If it's meant to say that everyone has those two sides in them, and people are therefore awful, then I don't agree.

If it's meant to say that it's tough being a storyteller because nowadays both of those kinds of audiences inevitably show up, well, that's why Hollywood storytellers get paid the big bucks, right? Cheesy
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Nausicaa
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« Reply #8029 on: Jul 23, 2017 12:08 am »

Oh yeah, KorraNation posted some pictures reminding people that there's going to be a booth selling Avatar and Korra books at SDCC. They posted gifs of them flipping through Turf Wars and the Korra colouring book too. Looks like a bunch of the other books will be available too.

This probably means that some people have read the whole of Turf Wars already?
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Icy_Ashford
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« Reply #8030 on: Jul 23, 2017 04:41 am »

Well, it's due to be released on 26 Jul so I'm not surprised Dark Horse sold copies early at SDCC.
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I keep Zuko's dagger & EK coat, Iroh's wisdom, Lu Ten's grave offerings | Mako's scarf, Naga, General Iroh's army outfit, Korra's new formal outfit
hmweasley
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« Reply #8031 on: Jul 24, 2017 04:19 am »

This probably means that some people have read the whole of Turf Wars already?

There are people posting pictures of their signed copies on Tumblr and talking about what happens in it.
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ByStorm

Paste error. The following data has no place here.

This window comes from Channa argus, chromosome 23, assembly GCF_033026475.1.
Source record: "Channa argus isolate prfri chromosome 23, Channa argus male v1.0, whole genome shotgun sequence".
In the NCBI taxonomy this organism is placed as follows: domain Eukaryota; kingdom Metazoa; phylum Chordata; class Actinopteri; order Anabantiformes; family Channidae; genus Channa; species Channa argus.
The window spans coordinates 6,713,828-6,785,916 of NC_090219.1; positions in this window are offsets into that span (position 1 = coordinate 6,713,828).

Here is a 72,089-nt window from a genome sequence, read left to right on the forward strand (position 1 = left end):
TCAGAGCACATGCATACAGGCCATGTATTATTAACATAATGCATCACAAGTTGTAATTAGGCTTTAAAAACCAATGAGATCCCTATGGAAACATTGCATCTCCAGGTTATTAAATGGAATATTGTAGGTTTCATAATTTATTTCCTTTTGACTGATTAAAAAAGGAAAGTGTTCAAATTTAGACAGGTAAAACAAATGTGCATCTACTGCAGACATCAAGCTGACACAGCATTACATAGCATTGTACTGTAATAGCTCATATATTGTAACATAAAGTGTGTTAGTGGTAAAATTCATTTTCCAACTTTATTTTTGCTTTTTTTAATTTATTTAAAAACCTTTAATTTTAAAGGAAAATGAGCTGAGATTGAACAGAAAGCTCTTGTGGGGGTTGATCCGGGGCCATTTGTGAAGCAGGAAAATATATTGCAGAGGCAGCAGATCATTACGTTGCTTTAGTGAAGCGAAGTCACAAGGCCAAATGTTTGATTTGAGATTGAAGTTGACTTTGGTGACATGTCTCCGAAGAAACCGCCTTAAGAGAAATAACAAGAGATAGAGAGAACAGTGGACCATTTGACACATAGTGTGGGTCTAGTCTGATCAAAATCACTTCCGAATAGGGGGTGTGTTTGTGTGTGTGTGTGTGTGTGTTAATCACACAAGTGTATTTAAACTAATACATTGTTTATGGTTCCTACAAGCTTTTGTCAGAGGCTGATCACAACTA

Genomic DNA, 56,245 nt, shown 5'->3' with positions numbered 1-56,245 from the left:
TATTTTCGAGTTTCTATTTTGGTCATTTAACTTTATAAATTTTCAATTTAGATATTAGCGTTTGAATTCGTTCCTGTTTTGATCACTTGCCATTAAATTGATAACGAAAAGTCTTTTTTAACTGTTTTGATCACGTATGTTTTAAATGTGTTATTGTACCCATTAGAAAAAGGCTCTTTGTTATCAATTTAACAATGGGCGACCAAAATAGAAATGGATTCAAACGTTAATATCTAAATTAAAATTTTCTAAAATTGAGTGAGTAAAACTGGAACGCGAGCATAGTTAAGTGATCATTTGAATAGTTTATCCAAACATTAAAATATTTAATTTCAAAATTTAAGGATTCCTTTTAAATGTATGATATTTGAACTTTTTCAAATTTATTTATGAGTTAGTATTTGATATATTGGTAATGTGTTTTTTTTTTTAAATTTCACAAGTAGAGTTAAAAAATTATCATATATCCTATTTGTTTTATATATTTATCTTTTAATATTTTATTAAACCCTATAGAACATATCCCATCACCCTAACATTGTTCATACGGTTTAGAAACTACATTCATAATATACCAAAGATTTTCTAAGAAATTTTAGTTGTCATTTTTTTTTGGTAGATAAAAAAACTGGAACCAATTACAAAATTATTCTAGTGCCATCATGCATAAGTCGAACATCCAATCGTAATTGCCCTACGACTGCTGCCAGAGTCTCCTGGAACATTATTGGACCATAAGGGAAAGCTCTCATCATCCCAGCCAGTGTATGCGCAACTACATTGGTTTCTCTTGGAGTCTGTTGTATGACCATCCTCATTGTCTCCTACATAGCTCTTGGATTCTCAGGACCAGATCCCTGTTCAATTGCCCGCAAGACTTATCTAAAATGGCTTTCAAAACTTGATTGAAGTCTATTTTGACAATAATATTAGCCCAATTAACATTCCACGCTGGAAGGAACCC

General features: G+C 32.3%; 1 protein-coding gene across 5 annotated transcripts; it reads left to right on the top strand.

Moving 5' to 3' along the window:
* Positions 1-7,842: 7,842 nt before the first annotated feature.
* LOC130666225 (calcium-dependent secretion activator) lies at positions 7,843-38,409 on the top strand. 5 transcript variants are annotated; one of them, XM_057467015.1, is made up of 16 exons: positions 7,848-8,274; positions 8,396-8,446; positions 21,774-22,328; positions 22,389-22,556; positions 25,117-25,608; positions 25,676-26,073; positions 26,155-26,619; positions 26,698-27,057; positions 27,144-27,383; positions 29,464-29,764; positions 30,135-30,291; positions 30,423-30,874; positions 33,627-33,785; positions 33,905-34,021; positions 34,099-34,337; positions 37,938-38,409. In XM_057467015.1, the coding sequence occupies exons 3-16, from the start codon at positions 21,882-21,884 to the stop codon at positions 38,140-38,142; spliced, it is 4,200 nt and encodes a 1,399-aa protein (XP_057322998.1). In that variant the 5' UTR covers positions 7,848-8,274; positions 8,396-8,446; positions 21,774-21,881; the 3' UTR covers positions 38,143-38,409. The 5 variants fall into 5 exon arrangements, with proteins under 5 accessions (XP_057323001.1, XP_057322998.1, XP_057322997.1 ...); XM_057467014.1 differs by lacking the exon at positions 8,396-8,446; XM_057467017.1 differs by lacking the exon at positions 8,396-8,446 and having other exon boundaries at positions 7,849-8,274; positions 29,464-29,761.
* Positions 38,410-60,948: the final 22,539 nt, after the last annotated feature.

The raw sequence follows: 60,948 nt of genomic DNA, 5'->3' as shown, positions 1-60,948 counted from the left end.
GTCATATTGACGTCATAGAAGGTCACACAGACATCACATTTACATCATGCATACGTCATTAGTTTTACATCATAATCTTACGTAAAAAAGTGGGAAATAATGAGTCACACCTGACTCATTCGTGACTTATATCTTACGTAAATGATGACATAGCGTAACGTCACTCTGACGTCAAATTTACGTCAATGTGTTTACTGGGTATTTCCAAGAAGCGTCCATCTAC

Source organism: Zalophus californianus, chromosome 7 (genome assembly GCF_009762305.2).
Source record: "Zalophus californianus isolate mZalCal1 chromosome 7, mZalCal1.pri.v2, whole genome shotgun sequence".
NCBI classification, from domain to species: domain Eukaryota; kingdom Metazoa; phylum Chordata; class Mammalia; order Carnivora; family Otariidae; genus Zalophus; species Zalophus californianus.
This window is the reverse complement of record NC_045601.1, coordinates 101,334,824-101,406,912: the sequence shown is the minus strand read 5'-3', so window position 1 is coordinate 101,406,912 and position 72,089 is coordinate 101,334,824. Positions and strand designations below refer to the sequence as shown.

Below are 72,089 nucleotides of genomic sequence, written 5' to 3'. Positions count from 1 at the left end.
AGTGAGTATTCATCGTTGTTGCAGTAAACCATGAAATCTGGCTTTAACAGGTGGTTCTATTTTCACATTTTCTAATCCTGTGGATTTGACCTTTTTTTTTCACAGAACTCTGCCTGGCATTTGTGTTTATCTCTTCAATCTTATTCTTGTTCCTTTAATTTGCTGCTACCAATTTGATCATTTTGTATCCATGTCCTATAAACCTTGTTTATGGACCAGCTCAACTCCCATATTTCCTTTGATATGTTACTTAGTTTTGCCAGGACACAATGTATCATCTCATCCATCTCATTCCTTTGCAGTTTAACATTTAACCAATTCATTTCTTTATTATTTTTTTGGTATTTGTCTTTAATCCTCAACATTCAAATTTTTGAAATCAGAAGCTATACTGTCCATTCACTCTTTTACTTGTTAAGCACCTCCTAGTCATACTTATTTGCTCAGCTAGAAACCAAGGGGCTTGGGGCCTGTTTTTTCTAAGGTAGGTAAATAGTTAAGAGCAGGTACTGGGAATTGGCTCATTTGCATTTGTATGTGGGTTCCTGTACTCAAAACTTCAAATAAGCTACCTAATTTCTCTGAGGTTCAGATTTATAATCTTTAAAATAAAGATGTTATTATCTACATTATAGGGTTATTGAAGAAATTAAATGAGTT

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« Reply #8032 on: Nov 22, 2017 10:16 am »

Ohhhh boy. Now here's a touchy subject.

I have... mixed feelings about this. While I think it's cool that writers listen to fans and try to give them a story that they would want to read/see/hear, I also think it's a risky business because put frankly, there is NO away that you're gonna be able to please everyone. And if you start implementing fandom things into canon, then you're basically picking and choosing who your favorite fans are and pandering to them specifically. Not everyone in fandom agrees on things, so it's unfair that only some people get their ideas into the story and not the others.

Also, doing this sort of thing very much comes across like lazy writing. Like, you as the writer couldn't figure out what needed to happen by yourself? You had to have the audience come up with the story for you?? What am I even bothering with this story for then if I have to make up portions of the story myself??


It's one thing to listen to fans for feedback on the story (the constructive criticism kind) but it's another to have the fans tell the story for you. Have M&B really gotten lazy?